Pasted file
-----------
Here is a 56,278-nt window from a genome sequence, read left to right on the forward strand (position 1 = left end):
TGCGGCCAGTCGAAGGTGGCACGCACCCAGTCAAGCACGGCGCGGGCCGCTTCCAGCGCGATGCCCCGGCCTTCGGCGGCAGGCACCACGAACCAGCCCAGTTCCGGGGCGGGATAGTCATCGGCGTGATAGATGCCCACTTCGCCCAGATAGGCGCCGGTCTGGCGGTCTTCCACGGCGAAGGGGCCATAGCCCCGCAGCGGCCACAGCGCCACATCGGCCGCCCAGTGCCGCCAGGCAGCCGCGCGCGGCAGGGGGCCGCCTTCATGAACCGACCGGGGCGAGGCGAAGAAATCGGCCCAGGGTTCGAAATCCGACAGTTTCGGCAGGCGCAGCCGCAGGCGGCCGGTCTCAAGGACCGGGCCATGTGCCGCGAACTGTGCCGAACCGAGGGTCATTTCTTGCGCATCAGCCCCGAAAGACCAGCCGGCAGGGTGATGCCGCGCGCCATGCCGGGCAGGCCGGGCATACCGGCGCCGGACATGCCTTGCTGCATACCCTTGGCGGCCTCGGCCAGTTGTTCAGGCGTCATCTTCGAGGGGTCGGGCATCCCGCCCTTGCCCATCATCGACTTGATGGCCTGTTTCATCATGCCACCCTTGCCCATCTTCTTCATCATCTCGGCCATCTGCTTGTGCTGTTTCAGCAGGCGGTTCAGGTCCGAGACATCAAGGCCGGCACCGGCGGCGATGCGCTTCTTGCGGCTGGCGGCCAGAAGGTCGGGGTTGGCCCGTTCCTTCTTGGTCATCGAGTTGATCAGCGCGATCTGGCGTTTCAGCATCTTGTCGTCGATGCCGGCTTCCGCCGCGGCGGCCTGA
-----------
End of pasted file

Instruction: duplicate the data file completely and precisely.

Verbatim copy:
Here is a 56,278-nt window from a genome sequence, read left to right on the forward strand (position 1 = left end):
TGCGGCCAGTCGAAGGTGGCACGCACCCAGTCAAGCACGGCGCGGGCCGCTTCCAGCGCGATGCCCCGGCCTTCGGCGGCAGGCACCACGAACCAGCCCAGTTCCGGGGCGGGATAGTCATCGGCGTGATAGATGCCCACTTCGCCCAGATAGGCGCCGGTCTGGCGGTCTTCCACGGCGAAGGGGCCATAGCCCCGCAGCGGCCACAGCGCCACATCGGCCGCCCAGTGCCGCCAGGCAGCCGCGCGCGGCAGGGGGCCGCCTTCATGAACCGACCGGGGCGAGGCGAAGAAATCGGCCCAGGGTTCGAAATCCGACAGTTTCGGCAGGCGCAGCCGCAGGCGGCCGGTCTCAAGGACCGGGCCATGTGCCGCGAACTGTGCCGAACCGAGGGTCATTTCTTGCGCATCAGCCCCGAAAGACCAGCCGGCAGGGTGATGCCGCGCGCCATGCCGGGCAGGCCGGGCATACCGGCGCCGGACATGCCTTGCTGCATACCCTTGGCGGCCTCGGCCAGTTGTTCAGGCGTCATCTTCGAGGGGTCGGGCATCCCGCCCTTGCCCATCATCGACTTGATGGCCTGTTTCATCATGCCACCCTTGCCCATCTTCTTCATCATCTCGGCCATCTGCTTGTGCTGTTTCAGCAGGCGGTTCAGGTCCGAGACATCAAGGCCGGCACCGGCGGCGATGCGCTTCTTGCGGCTGGCGGCCAGAAGGTCGGGGTTGGCCCGTTCCTTCTTGGTCATCGAGTTGATCAGCGCGATCTGGCGTTTCAGCATCTTGTCGTCGATGCCGGCTTCCGCCGCGGCGGCCTGA